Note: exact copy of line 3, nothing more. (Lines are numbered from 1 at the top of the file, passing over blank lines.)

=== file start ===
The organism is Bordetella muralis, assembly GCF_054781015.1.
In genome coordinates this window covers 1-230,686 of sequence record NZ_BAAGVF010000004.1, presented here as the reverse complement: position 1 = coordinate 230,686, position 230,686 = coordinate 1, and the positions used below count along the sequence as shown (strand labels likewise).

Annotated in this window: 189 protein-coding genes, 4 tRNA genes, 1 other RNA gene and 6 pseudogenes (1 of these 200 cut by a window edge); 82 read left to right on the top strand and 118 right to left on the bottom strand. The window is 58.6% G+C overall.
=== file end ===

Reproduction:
Annotated in this window: 189 protein-coding genes, 4 tRNA genes, 1 other RNA gene and 6 pseudogenes (1 of these 200 cut by a window edge); 82 read left to right on the top strand and 118 right to left on the bottom strand. The window is 58.6% G+C overall.